promised land Citrus Bowl.
In honor of the old Pharaoh’s great dick move, I present this year’s post-bowl Foe Film diagram, now with 100% more mustache.
[Click to biggen make]
I’ve also updated the great spreadsheet of players going back to the class of 1993, with all that recruiting and attrition and start data.
Use as you like—I’ll keep it updated as the offseason progresses so you can use it for diaries or fact-finding.
[Hit THE JUMP for a chart party.]
#33 Michigan (10-4, 0-1 B1G) vs
#96 Penn State (9-6, 1-1)
Ann Arbor, Michigan
|WHEN||8:36 pm ET, Wednesday|
|LINE||Michigan -9 (KenPom)|
PBP: Cory Provus
Analyst: Shon Morris
Right: Michigan swept the series with PSU last year, including a 23-point blowout at Crisler. [Bryan Fuller/MGoBlog]
While there hasn't been any change to the starting lineup, Duncan Robinson's role continues to expand. Since getting only seven minutes against Marquette and 16 in each of the subsequent two games, Robinson has played 20+ minutes in seven of M's last nine games, including a season-high 36 in the Iowa game. Muhammad-Ali Abdur-Rahkman, meanwhile, played only eight minutes against the Hawkeyes after seeing the floor for at least 20 minutes in every game since the opener. John Beilein may very well continue to use Robinson as a super sub but he's playing the role of a starter again.
Beilein, by the way, has the chance to tally his 200th win at Michigan tonight. He'd be the second M coach to do so, following the legendary Johnny Orr (209).
THE LINEUP CARD
Projected starters are in bold. Hover over headers for stat explanations. The "Should I Be Mad If He Hits A Three" methodology: we're mad if a guy who's not good at shooting somehow hits one. Yes, you're still allowed to be unhappy if a proven shooter is left open. It's a free country.
|G||10||Tony Carr||Fr.||6'3, 198||79||22||96||No|
|Fits FR PG profile: TO rate nearly as high as assists, good 3P%, bad 2P%.|
|G||33||Shep Garner||Jr.||6'2, 187||80||21||100||No|
|Secondary ballhandler and 3-point gunner. 35% on 106(!) 3PA.|
|G||23||Josh Reaves||So.||6'4, 210||44||19||98||Yes|
|Slasher/defender is 11th nationally in steal rate. Struggling with outside shot.|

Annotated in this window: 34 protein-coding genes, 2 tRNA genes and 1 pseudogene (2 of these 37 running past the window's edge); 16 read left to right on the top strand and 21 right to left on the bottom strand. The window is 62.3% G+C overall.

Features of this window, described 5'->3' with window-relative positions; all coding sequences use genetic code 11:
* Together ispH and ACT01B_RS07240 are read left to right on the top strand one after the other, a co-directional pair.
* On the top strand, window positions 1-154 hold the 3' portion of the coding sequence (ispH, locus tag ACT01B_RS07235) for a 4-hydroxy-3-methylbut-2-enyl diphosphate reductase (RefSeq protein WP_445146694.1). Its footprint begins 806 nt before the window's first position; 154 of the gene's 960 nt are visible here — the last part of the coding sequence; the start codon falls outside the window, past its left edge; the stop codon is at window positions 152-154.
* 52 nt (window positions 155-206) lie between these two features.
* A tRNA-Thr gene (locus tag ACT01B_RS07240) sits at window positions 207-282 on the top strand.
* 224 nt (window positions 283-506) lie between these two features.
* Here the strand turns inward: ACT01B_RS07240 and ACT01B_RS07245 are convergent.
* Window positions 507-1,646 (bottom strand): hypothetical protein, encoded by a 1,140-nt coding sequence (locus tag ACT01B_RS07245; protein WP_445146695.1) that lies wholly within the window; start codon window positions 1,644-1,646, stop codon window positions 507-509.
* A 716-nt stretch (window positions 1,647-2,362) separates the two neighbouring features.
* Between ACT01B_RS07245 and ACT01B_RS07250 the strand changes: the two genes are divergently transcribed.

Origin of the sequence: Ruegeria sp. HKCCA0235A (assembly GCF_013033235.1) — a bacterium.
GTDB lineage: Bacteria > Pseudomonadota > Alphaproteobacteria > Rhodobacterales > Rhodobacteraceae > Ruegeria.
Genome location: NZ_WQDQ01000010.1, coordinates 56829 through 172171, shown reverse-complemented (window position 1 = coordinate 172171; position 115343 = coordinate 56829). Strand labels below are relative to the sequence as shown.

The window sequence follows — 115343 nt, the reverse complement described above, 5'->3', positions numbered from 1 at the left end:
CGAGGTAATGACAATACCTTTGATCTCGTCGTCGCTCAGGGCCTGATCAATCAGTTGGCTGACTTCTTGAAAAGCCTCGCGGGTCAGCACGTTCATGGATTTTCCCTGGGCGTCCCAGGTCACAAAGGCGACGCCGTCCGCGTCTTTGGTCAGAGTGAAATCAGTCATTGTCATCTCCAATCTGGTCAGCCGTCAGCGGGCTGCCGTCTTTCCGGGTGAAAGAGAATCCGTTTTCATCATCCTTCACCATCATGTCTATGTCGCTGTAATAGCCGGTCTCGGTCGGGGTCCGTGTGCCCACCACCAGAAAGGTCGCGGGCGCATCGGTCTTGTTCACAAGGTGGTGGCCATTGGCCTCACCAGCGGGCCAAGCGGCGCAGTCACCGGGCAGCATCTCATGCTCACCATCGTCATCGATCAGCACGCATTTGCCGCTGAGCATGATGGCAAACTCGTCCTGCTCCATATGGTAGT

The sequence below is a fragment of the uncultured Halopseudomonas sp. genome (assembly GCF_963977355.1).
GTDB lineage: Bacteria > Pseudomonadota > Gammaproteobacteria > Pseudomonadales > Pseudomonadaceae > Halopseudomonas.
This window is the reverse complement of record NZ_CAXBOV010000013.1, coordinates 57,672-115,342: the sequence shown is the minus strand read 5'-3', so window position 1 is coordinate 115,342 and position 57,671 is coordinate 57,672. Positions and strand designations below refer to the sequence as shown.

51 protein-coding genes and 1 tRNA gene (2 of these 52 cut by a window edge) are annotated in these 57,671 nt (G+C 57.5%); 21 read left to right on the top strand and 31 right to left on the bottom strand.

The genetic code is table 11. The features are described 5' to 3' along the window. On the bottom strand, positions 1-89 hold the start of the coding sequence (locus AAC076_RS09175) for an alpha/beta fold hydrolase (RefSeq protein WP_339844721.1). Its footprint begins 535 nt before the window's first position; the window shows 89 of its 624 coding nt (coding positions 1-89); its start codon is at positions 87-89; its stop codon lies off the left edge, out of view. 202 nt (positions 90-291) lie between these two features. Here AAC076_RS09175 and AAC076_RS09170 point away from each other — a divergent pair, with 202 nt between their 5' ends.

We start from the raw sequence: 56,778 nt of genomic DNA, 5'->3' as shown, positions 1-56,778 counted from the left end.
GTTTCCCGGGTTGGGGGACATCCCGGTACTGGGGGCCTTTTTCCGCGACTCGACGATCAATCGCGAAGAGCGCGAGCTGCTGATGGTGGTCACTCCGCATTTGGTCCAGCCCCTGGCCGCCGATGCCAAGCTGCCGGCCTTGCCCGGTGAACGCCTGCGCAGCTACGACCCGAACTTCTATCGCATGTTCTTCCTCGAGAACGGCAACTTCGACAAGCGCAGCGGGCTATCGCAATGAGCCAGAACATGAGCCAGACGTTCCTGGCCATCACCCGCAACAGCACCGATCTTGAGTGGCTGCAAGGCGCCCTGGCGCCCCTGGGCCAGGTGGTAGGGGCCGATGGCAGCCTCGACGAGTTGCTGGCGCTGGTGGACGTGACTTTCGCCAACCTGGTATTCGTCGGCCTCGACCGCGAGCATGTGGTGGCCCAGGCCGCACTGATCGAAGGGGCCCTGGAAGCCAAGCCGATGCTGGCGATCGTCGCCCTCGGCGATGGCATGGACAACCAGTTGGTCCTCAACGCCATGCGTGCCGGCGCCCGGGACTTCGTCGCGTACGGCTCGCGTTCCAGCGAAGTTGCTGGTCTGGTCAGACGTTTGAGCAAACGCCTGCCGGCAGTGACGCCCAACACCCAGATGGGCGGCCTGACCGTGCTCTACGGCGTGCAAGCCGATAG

|F||11||Lamar Stevens||Fr.||6'7, 218||65||23||108||Very|
|Only 48% on all two-pointers, but gets to line a lot, makes 88% of FTs.|
|C||24||Mike Watkins||R-Fr.||6'9, 246||58||21||106||Very|
|Excellent shot-blocker and rebounder. 55% from field, gets to line often.|
|F||0||Payton Banks||Jr.||6'6, 223||64||20||109||Not At All|
|Even more extreme gunner than Garner: 41% on 102 3PA in fewer minutes.|
|G||5||Terrence Samuel||Jr.||6'3, 208||45||15||102||Kinda|
|High FT rate is salvaging efficiency; only 43.1 eFG%.|
|C||44||Julian Moore||Jr.||6'10, 235||35||15||75||Very|
|Shooting 40% from field with a 30% TO rate. Woof.|
[Hit THE JUMP for the rest of the preview.]
Thursday, December 29, 2016
Michigan Tech 2, Michigan 0
MTU 1 UM 0 EV 05:36 Assists: Auk
Auk carries the puck in and shoots, the shot going wide and rimming around the boards to Lavigne’s right. Auk picks it up and fakes to the inside before pulling the puck back to his left. Allen defends this well, getting his stick out and keeping it in the shooting lane throughout the process of Auk’s inside-outside move. He somehow is able to get the shot away.
Birks swings his stick down at precisely the right time, deflecting the puck past Lavigne. De Jong tracks Birks and defends this pretty well; I don’t know what you’d do differently considering he had to skate up the wing and defend Birks’ initial shot (the one that went around the boards). This is a feat of incredible hand-eye coordination.